Yes, that’s a hint. I’ve spent quite some time wrestling with these issues the past two days, and I’m interested in rebuttals as well as supporting arguments. I urge people to comment, but please read what I’ve written first, and please keep it civil.


By now you’ve probably heard that the Pope is in trouble. A letter written and signed by him seems to indicate that he was complicit in, at the very least, holding up discussion on what to do with an Oakland priest who was a pedophile. That’s pretty awful, even more so when considering that it took him four years to get around to even writing this letter after he was informed of the trouble, and during that time the priest was still working with children. At worst, it looks very much like Ratzinger, at the time a Cardinal, may have actively stalled the Church’s actions against the priest.

Let me be as clear as I can here: if Pope Ratzinger in any way stalled or prevented an investigation, Church-based or otherwise, into any aspect of child molestation by priests, then he needs to be indicted and brought to trial; an international tribunal into all this is also necessary and should be demanded by every living human on the planet. Obviously, a very thorough and major investigation of the Catholic Church’s practices about this needs to be held. It is a rock solid fact that there are a lot of priests who have molested children, and it’s clear that the Church has engaged in diversionary tactics ever since this became public (like the abhorrent Cardinal Tarcisio Bertone who says homosexuality lies at the heart of this scandal).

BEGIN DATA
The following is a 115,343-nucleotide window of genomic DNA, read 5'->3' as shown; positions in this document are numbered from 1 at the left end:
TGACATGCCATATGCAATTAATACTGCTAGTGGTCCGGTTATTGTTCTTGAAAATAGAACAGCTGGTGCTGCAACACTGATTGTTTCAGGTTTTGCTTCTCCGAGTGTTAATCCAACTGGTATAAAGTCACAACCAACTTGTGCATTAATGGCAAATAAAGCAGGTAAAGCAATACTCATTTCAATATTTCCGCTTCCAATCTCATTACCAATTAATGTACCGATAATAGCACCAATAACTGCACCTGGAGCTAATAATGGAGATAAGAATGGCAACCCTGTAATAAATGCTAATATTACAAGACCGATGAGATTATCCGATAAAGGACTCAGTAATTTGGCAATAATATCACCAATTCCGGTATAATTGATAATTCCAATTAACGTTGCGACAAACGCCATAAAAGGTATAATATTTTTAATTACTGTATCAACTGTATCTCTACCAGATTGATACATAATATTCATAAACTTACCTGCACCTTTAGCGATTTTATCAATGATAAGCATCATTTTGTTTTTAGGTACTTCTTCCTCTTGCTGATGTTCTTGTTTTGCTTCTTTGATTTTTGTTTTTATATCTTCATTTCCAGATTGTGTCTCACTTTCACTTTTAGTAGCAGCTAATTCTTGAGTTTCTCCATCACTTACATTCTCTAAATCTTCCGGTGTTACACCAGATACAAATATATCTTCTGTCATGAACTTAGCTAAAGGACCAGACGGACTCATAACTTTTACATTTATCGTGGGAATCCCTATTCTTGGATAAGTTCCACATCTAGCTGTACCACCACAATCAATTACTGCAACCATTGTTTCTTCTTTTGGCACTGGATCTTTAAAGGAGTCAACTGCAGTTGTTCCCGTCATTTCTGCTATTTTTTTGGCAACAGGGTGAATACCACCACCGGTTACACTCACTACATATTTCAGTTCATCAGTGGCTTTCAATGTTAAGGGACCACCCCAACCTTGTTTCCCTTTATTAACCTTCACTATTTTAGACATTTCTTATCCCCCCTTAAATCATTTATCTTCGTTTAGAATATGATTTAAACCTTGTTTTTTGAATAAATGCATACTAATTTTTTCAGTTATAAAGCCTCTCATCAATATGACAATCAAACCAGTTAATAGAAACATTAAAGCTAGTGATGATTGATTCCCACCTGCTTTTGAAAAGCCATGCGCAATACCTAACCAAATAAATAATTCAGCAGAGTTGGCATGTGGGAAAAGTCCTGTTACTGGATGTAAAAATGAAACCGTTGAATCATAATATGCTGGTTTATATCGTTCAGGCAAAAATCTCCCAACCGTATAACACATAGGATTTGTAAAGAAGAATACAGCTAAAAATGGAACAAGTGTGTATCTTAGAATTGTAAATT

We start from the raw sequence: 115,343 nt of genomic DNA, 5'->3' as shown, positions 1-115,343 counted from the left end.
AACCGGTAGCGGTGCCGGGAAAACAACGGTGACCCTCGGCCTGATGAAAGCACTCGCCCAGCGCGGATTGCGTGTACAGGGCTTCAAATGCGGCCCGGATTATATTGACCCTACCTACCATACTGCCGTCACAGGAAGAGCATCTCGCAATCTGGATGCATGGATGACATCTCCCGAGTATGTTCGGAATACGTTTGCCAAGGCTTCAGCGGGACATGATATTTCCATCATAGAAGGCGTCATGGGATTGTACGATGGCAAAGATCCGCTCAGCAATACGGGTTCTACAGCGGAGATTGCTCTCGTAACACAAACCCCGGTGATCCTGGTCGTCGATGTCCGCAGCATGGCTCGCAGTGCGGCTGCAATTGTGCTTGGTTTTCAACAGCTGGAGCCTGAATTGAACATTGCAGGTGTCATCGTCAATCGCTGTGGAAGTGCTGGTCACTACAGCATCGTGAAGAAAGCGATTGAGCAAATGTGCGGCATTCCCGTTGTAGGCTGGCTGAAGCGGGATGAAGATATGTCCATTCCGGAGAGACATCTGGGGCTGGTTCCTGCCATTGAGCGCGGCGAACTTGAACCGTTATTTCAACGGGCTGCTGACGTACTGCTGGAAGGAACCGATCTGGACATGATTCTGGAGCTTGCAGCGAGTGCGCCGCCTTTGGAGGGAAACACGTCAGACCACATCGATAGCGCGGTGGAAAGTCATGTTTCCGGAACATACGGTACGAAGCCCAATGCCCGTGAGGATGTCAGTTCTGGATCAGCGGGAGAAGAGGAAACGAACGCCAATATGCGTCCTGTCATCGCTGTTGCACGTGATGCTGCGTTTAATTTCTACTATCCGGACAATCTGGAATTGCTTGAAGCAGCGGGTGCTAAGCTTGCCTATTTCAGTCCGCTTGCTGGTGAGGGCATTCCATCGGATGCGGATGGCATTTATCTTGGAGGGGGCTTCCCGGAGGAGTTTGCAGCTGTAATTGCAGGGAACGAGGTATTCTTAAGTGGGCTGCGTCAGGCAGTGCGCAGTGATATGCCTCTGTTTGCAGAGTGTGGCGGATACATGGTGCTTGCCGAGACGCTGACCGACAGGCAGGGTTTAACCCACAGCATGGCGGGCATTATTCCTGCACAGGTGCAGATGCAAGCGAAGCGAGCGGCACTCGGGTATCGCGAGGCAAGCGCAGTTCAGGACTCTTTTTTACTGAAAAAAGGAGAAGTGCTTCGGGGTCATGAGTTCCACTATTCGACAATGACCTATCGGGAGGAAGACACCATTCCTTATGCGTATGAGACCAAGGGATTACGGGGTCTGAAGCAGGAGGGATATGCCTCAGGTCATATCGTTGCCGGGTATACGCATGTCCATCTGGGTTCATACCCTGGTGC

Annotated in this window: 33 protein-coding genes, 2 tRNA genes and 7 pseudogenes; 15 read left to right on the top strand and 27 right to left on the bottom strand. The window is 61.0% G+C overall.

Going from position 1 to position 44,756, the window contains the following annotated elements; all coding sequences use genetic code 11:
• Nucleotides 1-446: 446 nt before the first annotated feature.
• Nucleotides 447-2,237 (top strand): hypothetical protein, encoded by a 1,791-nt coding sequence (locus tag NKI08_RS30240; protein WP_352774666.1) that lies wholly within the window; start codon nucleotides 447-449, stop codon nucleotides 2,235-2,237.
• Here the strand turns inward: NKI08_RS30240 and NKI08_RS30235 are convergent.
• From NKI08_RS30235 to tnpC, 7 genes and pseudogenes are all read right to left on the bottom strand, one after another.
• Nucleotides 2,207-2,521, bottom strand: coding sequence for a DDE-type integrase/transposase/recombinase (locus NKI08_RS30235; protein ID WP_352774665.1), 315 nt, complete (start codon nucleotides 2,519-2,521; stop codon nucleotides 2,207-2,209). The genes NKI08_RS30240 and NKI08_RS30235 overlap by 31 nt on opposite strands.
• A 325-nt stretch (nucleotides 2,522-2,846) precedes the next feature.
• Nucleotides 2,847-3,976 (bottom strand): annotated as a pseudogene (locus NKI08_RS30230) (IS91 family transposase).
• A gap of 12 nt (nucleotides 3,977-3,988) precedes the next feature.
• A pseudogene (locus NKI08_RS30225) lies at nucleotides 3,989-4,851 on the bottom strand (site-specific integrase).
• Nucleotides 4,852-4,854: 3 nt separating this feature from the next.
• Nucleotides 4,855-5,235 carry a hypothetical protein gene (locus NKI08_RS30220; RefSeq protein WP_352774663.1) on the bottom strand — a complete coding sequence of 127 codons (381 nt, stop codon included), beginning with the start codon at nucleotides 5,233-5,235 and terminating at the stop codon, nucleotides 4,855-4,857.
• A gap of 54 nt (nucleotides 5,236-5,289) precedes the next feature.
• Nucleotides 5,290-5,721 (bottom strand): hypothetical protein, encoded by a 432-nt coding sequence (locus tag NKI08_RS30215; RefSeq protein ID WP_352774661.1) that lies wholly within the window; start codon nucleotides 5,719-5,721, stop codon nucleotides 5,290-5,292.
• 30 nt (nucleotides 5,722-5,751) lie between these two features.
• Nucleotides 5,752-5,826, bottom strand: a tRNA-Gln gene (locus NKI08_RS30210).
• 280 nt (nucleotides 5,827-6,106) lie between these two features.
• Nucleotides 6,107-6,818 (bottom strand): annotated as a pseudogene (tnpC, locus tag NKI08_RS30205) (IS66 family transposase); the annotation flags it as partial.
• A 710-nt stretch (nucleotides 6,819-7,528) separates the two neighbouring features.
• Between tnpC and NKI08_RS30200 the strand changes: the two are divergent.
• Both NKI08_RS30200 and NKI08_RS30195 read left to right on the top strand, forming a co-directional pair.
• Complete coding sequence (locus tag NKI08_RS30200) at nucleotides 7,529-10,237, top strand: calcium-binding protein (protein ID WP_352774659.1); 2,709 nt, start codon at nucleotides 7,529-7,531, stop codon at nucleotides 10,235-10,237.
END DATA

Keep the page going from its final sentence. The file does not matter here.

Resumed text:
The skeptic community has been up in arms about this, as one would expect, since organized religion is a major target of skeptical thinkers. There have been rumors and misinformation about all this, including a dumb article (one of Rupert Murdoch’s papers, natch) that said that Richard Dawkins and Christopher Hitchins — both noted skeptics and atheists — were going to try to arrest the Pope if he visited England. This has been debunked by Dawkins himself.

But the idea of Dawkins swooping in to arrest the Pope got a lot of people fired up, notably in the skeptic community. A lot of folks have sounded off about what the skeptic community should do about this as individuals, as organized groups, and as a whole.

But the ideas being tossed around, to me, are a bit confused. The bottom line is, what role does the skeptic movement, such as it is, have in all this?

It depends on which part of this issue you mean. First there’s the Pope’s behavior. Then there’s the Church’s behavior, and then why the Church did the things it did. Finally, there’s the issue of the skeptics’ behavior.

Here are my thoughts.

1) The Pope

This is actually pretty cut and dried.

I agree in part with Rebecca Watson’s premise that the Pope needs to be called before justice. However, I do in fact care who does it and why; more on that below. But the important thing is that there is a fair trial and justice is served.

Basically, it seems that the Pope was putting the Church before the children, children who were being sexually molested. That is so abhorrent that words fail.

However, I don’t know if this is specifically a skeptical issue. It’s more a human issue, and a criminal issue. If the Pope had said that the Bible says it’s OK to molest children, then yeah, critical thinking and skepticism come into play. But if he was trying to protect the Church and was breaking laws (moral or civil) to do it, then see my comment above re: resignation and indictment. That’s something anyone should understand, whether or not they are a skeptic.